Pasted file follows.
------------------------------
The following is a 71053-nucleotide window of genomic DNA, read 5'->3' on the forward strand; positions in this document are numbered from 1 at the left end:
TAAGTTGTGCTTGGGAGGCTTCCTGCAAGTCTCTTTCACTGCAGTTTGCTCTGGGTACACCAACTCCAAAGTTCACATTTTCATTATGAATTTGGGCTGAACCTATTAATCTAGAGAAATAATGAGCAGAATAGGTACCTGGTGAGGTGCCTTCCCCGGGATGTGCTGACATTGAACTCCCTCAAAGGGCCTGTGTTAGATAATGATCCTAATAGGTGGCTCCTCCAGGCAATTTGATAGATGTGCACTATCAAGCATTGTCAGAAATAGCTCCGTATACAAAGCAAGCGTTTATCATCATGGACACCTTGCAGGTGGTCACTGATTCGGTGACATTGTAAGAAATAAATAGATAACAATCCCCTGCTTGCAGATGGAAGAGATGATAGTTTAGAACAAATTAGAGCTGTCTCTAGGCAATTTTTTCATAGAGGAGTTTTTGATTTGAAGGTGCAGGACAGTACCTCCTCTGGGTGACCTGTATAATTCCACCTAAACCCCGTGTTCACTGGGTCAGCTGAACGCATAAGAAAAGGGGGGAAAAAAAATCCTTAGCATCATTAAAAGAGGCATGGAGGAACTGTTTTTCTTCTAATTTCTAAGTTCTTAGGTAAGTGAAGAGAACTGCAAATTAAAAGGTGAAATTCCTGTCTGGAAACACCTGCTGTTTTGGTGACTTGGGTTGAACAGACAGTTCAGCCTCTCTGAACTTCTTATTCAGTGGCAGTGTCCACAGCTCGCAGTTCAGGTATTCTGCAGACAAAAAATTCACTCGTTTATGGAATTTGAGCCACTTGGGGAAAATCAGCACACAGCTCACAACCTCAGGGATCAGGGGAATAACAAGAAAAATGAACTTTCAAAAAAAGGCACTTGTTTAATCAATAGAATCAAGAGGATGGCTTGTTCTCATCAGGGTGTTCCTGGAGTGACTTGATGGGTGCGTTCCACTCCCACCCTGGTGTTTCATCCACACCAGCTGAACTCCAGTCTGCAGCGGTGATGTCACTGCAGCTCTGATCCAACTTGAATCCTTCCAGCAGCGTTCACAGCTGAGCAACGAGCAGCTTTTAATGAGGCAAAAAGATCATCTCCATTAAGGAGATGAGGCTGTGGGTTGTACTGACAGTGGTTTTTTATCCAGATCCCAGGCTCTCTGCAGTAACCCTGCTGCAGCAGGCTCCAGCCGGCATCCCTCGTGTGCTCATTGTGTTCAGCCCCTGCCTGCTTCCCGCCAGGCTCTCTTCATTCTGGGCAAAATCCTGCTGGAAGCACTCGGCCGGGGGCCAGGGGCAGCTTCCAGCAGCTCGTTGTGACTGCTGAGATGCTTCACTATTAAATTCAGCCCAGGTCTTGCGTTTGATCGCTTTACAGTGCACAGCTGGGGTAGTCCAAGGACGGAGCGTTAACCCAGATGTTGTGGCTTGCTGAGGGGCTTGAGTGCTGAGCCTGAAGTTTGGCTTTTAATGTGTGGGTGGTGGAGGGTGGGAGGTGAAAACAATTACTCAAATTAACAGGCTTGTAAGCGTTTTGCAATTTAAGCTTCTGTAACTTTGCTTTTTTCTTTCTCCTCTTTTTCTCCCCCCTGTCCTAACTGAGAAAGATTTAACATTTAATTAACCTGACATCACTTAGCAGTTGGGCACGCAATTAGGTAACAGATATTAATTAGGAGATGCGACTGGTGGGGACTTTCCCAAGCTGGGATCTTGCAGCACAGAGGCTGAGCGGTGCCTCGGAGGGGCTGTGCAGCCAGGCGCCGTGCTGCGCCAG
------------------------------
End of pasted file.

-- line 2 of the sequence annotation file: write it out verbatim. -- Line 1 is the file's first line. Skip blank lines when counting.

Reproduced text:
TAAGTTGTGCTTGGGAGGCTTCCTGCAAGTCTCTTTCACTGCAGTTTGCTCTGGGTACACCAACTCCAAAGTTCACATTTTCATTATGAATTTGGGCTGAACCTATTAATCTAGAGAAATAATGAGCAGAATAGGTACCTGGTGAGGTGCCTTCCCCGGGATGTGCTGACATTGAACTCCCTCAAAGGGCCTGTGTTAGATAATGATCCTAATAGGTGGCTCCTCCAGGCAATTTGATAGATGTGCACTATCAAGCATTGTCAGAAATAGCTCCGTATACAAAGCAAGCGTTTATCATCATGGACACCTTGCAGGTGGTCACTGATTCGGTGACATTGTAAGAAATAAATAGATAACAATCCCCTGCTTGCAGATGGAAGAGATGATAGTTTAGAACAAATTAGAGCTGTCTCTAGGCAATTTTTTCATAGAGGAGTTTTTGATTTGAAGGTGCAGGACAGTACCTCCTCTGGGTGACCTGTATAATTCCACCTAAACCCCGTGTTCACTGGGTCAGCTGAACGCATAAGAAAAGGGGGGAAAAAAAATCCTTAGCATCATTAAAAGAGGCATGGAGGAACTGTTTTTCTTCTAATTTCTAAGTTCTTAGGTAAGTGAAGAGAACTGCAAATTAAAAGGTGAAATTCCTGTCTGGAAACACCTGCTGTTTTGGTGACTTGGGTTGAACAGACAGTTCAGCCTCTCTGAACTTCTTATTCAGTGGCAGTGTCCACAGCTCGCAGTTCAGGTATTCTGCAGACAAAAAATTCACTCGTTTATGGAATTTGAGCCACTTGGGGAAAATCAGCACACAGCTCACAACCTCAGGGATCAGGGGAATAACAAGAAAAATGAACTTTCAAAAAAAGGCACTTGTTTAATCAATAGAATCAAGAGGATGGCTTGTTCTCATCAGGGTGTTCCTGGAGTGACTTGATGGGTGCGTTCCACTCCCACCCTGGTGTTTCATCCACACCAGCTGAACTCCAGTCTGCAGCGGTGATGTCACTGCAGCTCTGATCCAACTTGAATCCTTCCAGCAGCGTTCACAGCTGAGCAACGAGCAGCTTTTAATGAGGCAAAAAGATCATCTCCATTAAGGAGATGAGGCTGTGGGTTGTACTGACAGTGGTTTTTTATCCAGATCCCAGGCTCTCTGCAGTAACCCTGCTGCAGCAGGCTCCAGCCGGCATCCCTCGTGTGCTCATTGTGTTCAGCCCCTGCCTGCTTCCCGCCAGGCTCTCTTCATTCTGGGCAAAATCCTGCTGGAAGCACTCGGCCGGGGGCCAGGGGCAGCTTCCAGCAGCTCGTTGTGACTGCTGAGATGCTTCACTATTAAATTCAGCCCAGGTCTTGCGTTTGATCGCTTTACAGTGCACAGCTGGGGTAGTCCAAGGACGGAGCGTTAACCCAGATGTTGTGGCTTGCTGAGGGGCTTGAGTGCTGAGCCTGAAGTTTGGCTTTTAATGTGTGGGTGGTGGAGGGTGGGAGGTGAAAACAATTACTCAAATTAACAGGCTTGTAAGCGTTTTGCAATTTAAGCTTCTGTAACTTTGCTTTTTTCTTTCTCCTCTTTTTCTCCCCCCTGTCCTAACTGAGAAAGATTTAACATTTAATTAACCTGACATCACTTAGCAGTTGGGCACGCAATTAGGTAACAGATATTAATTAGGAGATGCGACTGGTGGGGACTTTCCCAAGCTGGGATCTTGCAGCACAGAGGCTGAGCGGTGCCTCGGAGGGGCTGTGCAGCCAGGCGCCGTGCTGCGCCAG